NEW DELHI: An analysis report released by Centre for Science and Environment (CSE) on Friday, August 30, said that although pollution levels in Delhi have shown a declining trend, the capital still needs to reduce PM 2.5 levels by around 65 per cent to meet clean air standards mentioned under the National Clean Air Programme (NCAP).
The pollutant PM 2.5 is the most critical pollutant present in the capital’s air. The pollutant can penetrate deep inside lungs adversely affecting public health.
The CSE report was a reminder that despite the ongoing efforts for pollution control, it’s still a long way to go to meet clean air quality standards.
The annual average of PM 2.5 levels in Delhi between 2016-2018 has been 115 µg/m3 which is almost three times more than the permissible limit set by the National Ambient Air Quality Standard which is 40µg/m3. However, in a report by Central Pollution Control Board (CPCB) submitted to the Parliament, the analysis highlighted that the annual average of PM 2.5 levels during the 2016-2018 period was comparatively lower than the corresponding period of 2012-2014.
The CSE released its analysis report in a roundtable session on the steps and measures to be taken under the NCAP. It recognised the stabilisation of pollution levels to implementation of initiatives such as the Graded Response Action Plan (GRAP) and Comprehensive Action Plan (CAP) in Delhi-NCR.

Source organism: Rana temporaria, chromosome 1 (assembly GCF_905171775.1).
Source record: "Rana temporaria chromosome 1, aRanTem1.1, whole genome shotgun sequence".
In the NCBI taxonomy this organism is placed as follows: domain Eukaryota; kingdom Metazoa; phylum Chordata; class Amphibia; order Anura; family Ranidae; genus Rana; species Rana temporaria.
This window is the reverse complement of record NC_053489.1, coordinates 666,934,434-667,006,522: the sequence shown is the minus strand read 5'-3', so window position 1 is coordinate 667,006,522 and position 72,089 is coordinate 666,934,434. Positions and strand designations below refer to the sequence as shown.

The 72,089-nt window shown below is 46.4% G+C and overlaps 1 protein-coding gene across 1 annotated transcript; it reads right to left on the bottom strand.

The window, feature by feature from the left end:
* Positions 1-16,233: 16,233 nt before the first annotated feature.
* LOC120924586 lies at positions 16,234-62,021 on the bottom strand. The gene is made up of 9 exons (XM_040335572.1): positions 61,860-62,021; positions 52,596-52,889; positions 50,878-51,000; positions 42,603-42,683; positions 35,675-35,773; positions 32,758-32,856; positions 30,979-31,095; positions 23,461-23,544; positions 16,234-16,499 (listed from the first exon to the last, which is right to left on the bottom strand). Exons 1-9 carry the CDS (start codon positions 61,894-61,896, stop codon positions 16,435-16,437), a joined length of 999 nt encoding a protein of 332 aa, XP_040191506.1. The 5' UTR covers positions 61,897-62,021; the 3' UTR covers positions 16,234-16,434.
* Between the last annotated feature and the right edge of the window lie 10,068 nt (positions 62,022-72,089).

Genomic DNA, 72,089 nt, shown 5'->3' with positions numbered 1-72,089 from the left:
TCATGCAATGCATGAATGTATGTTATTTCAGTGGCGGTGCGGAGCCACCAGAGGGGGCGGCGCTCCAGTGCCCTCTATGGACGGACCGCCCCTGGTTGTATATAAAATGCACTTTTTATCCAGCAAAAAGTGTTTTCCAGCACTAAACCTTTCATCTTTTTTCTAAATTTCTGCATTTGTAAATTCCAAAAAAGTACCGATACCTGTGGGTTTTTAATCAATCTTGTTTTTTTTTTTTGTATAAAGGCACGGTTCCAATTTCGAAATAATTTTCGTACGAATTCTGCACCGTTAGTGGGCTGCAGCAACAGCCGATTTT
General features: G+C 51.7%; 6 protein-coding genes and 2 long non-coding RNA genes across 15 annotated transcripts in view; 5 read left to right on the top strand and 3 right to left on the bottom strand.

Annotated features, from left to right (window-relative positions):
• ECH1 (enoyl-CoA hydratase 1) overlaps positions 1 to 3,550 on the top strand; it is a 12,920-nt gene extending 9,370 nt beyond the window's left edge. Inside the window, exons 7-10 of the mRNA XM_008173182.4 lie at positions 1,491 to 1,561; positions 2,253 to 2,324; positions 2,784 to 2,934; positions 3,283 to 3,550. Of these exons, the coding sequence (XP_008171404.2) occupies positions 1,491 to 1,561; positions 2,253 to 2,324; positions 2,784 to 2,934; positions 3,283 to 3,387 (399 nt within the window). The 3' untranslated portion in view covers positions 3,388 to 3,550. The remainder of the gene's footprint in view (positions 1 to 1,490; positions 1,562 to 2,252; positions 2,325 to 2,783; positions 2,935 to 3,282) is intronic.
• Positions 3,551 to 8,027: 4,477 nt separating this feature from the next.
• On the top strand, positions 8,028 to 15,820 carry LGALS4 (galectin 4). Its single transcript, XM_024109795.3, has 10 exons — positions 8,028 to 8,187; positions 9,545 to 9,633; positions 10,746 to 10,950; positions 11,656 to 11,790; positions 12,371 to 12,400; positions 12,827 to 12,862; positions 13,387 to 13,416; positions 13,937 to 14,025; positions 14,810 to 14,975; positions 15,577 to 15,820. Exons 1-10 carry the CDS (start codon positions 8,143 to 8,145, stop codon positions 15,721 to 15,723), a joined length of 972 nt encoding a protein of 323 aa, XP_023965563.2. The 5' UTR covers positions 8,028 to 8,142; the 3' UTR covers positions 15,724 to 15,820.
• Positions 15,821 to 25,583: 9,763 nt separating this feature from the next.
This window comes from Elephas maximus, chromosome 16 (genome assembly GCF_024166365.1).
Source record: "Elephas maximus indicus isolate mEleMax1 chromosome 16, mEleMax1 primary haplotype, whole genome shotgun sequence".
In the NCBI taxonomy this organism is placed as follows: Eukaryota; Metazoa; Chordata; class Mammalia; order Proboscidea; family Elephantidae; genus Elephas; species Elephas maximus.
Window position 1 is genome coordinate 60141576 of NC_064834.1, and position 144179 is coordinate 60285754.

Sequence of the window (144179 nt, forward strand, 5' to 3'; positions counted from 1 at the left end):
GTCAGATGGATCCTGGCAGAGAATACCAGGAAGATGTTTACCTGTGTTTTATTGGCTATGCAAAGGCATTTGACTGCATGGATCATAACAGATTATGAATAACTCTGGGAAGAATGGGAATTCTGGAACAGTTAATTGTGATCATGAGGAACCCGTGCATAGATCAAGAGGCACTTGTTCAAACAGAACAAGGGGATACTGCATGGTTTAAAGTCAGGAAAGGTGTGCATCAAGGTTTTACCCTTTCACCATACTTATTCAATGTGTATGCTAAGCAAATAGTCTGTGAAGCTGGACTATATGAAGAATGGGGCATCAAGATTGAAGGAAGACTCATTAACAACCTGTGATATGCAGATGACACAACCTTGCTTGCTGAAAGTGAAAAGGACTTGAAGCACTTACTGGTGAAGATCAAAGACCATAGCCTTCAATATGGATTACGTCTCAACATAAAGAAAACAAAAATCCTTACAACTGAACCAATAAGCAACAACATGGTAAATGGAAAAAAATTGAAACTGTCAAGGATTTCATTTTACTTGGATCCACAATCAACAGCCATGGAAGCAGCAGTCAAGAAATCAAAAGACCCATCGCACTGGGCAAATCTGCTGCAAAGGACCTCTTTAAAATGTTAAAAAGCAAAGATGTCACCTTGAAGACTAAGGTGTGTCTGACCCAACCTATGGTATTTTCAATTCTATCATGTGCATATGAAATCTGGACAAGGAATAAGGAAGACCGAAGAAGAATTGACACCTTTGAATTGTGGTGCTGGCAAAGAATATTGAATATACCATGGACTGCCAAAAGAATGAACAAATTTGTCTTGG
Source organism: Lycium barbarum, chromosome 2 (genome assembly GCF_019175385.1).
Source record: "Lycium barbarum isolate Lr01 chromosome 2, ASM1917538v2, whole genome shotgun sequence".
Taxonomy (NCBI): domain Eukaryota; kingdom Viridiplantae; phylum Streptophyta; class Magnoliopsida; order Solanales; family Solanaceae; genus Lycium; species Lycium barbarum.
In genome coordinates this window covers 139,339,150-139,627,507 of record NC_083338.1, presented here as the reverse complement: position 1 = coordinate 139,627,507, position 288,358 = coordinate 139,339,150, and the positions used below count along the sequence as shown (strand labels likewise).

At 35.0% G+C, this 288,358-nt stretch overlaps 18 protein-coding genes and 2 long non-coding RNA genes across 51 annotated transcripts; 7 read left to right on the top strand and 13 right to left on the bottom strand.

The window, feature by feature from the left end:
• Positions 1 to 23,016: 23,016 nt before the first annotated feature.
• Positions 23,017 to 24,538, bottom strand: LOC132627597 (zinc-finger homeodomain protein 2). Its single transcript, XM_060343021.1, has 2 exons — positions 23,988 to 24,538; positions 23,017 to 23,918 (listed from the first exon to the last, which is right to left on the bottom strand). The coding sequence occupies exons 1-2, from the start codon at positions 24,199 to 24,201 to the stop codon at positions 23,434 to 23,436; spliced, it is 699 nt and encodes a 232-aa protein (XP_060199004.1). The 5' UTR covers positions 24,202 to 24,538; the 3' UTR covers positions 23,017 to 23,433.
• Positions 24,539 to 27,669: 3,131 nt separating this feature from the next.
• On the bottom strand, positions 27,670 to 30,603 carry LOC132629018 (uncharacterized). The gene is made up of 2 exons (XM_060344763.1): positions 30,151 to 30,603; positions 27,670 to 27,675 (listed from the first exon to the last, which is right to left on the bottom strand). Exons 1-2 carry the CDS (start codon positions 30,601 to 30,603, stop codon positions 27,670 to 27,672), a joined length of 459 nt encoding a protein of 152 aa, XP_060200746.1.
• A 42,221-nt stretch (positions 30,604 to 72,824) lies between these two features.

In January 2017, the GRAP was implemented to tackle various levels of pollution in Delhi. Whereas, measures to combat moderate and poor levels of pollution are implemented during the summer season, measures to fight very poor and severe levels of pollution are implemented during the winter season (October to March).
Under the GRAP, measures for ‘severe plus’ or emergency levels of pollution are implemented when PM 2.5 and PM 10 levels breach the value of 300 and 500µg/m3, respectively for 48 hours or more.
Using cleaner fuel, increasing efficiency of vehicles, strict actions of industrial pollution control, phasing out of dirty industrial fuels such as pet-coke, furnace oil and dust control at construction sites, prohibiting entry of trucks within city limits, among other measures were the major steps taken under the two plans.
Anumity Roy Choudhary, executive director, research and advocacy, CSE said, “The decreasing pollution trend is a good sign for a city like Delhi, which has been facing high levels of air pollution. While this level of action has helped in stabilising the problem, much aggressive action is needed to achieve 65 per cent cut in PM 2.5 level to meet the clean air targets.”
The report, highlighting the limited progress made, said that the number of severe-plus air quality days in the city between 2016 -18 was less than 15, as compared to 20 to 40 days during the 2011-14 period.
The report further mentioned that during the winters of 2016-2018, the daily pollution peak of PM 2.5 levels reduced to 7 to 10 folds the permissible limits from 13 to 14 times experienced during 2011-2014 period. The daily permissible limits of PM 2.5 levels are 60µg/m3.
The report concluded, “Delhi, as well as other cities, need to be prepared for third-generation action for clean air in terms of implementation, enforcement, compliance, and institutional capacity to implement design rich solutions across all key sectors of pollution.”